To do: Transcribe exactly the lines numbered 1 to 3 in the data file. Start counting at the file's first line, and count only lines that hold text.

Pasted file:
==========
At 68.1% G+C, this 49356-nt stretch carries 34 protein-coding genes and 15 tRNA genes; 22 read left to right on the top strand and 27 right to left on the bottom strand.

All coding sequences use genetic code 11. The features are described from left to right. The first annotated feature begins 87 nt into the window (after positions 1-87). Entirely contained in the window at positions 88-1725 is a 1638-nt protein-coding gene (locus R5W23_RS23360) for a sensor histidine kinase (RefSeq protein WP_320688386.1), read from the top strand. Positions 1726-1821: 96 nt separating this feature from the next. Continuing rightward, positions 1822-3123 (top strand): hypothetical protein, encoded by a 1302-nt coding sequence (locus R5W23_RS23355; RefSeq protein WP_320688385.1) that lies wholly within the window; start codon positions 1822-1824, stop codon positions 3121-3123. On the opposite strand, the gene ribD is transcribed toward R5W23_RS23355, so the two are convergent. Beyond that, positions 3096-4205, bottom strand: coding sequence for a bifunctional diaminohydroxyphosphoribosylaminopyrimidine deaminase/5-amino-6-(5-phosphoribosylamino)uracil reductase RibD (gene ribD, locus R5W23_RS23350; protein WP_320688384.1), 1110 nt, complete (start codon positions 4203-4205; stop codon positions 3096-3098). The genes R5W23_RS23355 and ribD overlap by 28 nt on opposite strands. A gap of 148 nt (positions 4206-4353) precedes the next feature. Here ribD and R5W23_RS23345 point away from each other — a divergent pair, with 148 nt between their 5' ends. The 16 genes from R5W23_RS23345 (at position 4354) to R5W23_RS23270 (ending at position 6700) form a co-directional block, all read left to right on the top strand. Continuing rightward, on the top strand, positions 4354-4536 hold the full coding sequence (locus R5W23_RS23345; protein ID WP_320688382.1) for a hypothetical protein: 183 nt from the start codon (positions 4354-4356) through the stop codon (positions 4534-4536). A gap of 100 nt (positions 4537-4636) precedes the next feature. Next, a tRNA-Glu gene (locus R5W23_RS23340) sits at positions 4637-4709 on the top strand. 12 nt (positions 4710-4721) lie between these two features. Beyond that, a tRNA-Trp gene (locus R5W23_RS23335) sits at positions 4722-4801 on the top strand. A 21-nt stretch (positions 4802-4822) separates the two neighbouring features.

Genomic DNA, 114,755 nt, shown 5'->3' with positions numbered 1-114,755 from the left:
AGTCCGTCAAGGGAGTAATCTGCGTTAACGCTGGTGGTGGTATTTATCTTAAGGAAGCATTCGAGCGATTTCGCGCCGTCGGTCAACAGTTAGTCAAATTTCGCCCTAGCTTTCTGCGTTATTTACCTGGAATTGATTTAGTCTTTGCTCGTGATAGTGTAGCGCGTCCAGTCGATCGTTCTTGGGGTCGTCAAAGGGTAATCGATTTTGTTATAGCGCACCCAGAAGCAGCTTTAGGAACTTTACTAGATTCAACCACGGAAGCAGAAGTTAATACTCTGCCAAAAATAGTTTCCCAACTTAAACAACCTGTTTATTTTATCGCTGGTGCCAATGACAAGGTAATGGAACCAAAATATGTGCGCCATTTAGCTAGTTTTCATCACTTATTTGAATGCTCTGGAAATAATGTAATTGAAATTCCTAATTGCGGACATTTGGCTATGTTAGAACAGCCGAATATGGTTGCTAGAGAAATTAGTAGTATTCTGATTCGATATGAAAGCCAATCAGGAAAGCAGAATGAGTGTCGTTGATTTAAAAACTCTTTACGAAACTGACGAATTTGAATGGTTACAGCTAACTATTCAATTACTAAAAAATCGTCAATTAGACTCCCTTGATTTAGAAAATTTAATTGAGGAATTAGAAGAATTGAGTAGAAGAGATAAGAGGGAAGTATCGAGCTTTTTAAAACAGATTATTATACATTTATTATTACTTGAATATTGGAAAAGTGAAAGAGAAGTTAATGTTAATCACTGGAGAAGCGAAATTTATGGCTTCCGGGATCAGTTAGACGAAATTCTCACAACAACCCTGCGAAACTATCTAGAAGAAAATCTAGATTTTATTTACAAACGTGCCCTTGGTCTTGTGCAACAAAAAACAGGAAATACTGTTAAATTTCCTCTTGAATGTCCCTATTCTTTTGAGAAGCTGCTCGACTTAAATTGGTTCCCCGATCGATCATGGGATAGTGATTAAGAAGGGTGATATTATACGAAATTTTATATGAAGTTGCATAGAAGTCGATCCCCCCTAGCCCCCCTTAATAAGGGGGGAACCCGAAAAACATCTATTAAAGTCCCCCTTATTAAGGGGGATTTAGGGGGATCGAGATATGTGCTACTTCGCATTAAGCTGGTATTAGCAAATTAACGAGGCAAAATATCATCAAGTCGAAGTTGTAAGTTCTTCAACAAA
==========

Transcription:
At 68.1% G+C, this 49356-nt stretch carries 34 protein-coding genes and 15 tRNA genes; 22 read left to right on the top strand and 27 right to left on the bottom strand.

All coding sequences use genetic code 11. The features are described from left to right. The first annotated feature begins 87 nt into the window (after positions 1-87). Entirely contained in the window at positions 88-1725 is a 1638-nt protein-coding gene (locus R5W23_RS23360) for a sensor histidine kinase (RefSeq protein WP_320688386.1), read from the top strand. Positions 1726-1821: 96 nt separating this feature from the next. Continuing rightward, positions 1822-3123 (top strand): hypothetical protein, encoded by a 1302-nt coding sequence (locus R5W23_RS23355; RefSeq protein WP_320688385.1) that lies wholly within the window; start codon positions 1822-1824, stop codon positions 3121-3123. On the opposite strand, the gene ribD is transcribed toward R5W23_RS23355, so the two are convergent. Beyond that, positions 3096-4205, bottom strand: coding sequence for a bifunctional diaminohydroxyphosphoribosylaminopyrimidine deaminase/5-amino-6-(5-phosphoribosylamino)uracil reductase RibD (gene ribD, locus R5W23_RS23350; protein WP_320688384.1), 1110 nt, complete (start codon positions 4203-4205; stop codon positions 3096-3098). The genes R5W23_RS23355 and ribD overlap by 28 nt on opposite strands. A gap of 148 nt (positions 4206-4353) precedes the next feature. Here ribD and R5W23_RS23345 point away from each other — a divergent pair, with 148 nt between their 5' ends. The 16 genes from R5W23_RS23345 (at position 4354) to R5W23_RS23270 (ending at position 6700) form a co-directional block, all read left to right on the top strand. Continuing rightward, on the top strand, positions 4354-4536 hold the full coding sequence (locus R5W23_RS23345; protein ID WP_320688382.1) for a hypothetical protein: 183 nt from the start codon (positions 4354-4356) through the stop codon (positions 4534-4536). A gap of 100 nt (positions 4537-4636) precedes the next feature. Next, a tRNA-Glu gene (locus R5W23_RS23340) sits at positions 4637-4709 on the top strand. 12 nt (positions 4710-4721) lie between these two features. Beyond that, a tRNA-Trp gene (locus R5W23_RS23335) sits at positions 4722-4801 on the top strand. A 21-nt stretch (positions 4802-4822) separates the two neighbouring features.

Genomic DNA, 114,755 nt, shown 5'->3' with positions numbered 1-114,755 from the left: